Hiring managers are missing red flags when it comes to interviewing candidates. Nearly two-thirds come to regret their decisions according to a new DDI survey, "Are You Failing the Interview?" The survey studied the interview habits of both interviewers and interviewees. Their responses led to some interesting findings:
Interviewers often make hasty decisions. Forty-seven percent of interviewers spend less than 30 minutes reviewing a candidate’s interview results with others before making a decision. Just think, in the time it takes you to watch your favorite TV show or have an extra-cheese-and pepperoni pizza delivered to your home, employers are making million-dollar hiring decisions.
One of the biggest issues at play is the lack of training and the heavy reliance on “gut instinct.” Although “informal on-the-job training” (48 percent) is the most common way interviewers have been prepared to conduct interviews, “I use my instinct” (44 percent) was selected by U.S. interviewers as the methodology of choice. All told, 58 percent of interviewers report having either no interviewer skills training or relying on their instincts.
Other key findings from the survey:
- Almost half of all interviewers are not formally trained—and it makes a big difference in their decision-making ability.
- Interviewers think they are doing a better job than they really are.
- Common interviewer techniques turn candidates off.
- Interviewers are increasingly relying on information gathered from social networking sites to make hiring decisions.
- 64% of managers fear they’re missing key information about a candidate
- 30-40% of managers don’t recognize illegal questions
To view the full survey, go to "Are you failing the interview?"
What does a bad new hire cost?
After years in HR, I’ve always heard – ‘What does a bad hire cost?’ If you make a lapse in judgment, what does it mean to the bottom line? Commonly I’ve been told – two years’ salary. For instance hiring someone at 50K means you lose the 100K in pay, benefits, time and training. These are things easily measured. I’ve found the true risk is much deeper.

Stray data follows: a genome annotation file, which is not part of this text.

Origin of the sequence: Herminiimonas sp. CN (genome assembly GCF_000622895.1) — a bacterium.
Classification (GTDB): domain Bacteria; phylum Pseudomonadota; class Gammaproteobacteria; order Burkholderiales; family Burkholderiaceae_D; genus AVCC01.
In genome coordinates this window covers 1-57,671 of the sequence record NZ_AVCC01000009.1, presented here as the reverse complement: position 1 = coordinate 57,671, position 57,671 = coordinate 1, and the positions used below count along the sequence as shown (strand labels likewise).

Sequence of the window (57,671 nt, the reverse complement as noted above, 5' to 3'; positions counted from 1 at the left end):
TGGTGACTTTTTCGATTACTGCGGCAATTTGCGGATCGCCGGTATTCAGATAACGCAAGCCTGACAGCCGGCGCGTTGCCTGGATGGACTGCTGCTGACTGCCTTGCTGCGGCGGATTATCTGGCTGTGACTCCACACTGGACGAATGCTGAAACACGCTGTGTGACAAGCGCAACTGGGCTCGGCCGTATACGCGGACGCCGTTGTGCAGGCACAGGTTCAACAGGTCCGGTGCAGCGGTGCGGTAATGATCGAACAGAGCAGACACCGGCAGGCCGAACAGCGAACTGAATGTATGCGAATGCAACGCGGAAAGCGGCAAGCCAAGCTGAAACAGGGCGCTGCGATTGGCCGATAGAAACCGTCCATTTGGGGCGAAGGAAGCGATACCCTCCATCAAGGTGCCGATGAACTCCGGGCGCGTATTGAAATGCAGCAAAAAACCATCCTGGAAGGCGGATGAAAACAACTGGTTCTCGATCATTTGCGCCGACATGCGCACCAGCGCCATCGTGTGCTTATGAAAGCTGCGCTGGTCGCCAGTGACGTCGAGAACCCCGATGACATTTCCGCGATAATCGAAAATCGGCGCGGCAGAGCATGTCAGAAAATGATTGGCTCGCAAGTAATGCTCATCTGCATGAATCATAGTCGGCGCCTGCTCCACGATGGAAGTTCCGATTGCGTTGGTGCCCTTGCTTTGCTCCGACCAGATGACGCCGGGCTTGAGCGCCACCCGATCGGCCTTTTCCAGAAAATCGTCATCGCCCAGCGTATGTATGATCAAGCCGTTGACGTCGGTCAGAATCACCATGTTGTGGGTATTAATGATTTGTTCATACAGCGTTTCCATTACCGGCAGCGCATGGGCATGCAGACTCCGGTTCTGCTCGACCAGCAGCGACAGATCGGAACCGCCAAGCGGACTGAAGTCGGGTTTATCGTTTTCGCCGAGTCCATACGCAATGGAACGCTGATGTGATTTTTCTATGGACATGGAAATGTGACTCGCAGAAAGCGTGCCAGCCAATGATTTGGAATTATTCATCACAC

We all forget that this person represents our company. It is their face on our message, our values and our mission. We, like most, have worked for decades to build a brand that is well respected and admired within our community. Salesmen at our company typically hold on to their positions for years, so the public face of our company is very stable.
We hired someone who looked very promising on paper. They had all the experience, credentials and interviewed very well. After 10 months of employment we found that this one decision cost us millions in sales and the loss of a handful of our core clients. Looking back all of the signs were all there. We decided to bend the rules and forgo some of our standard testing since this candidate ‘looked so good on paper.’ A simple Myers-Briggs http://www.knowyourtype.com report would have revealed just how strict the guy was. His personality was very extreme and it offended more than it helped.
The public saw us as the company was easy to get along with. We saw a candidate that would offer structure. This snap decision created conflict with our public persona and allowed a competitor to steal our best customers. Take it from me, don’t hold back with anyone and understand each new hire represents your company to the world.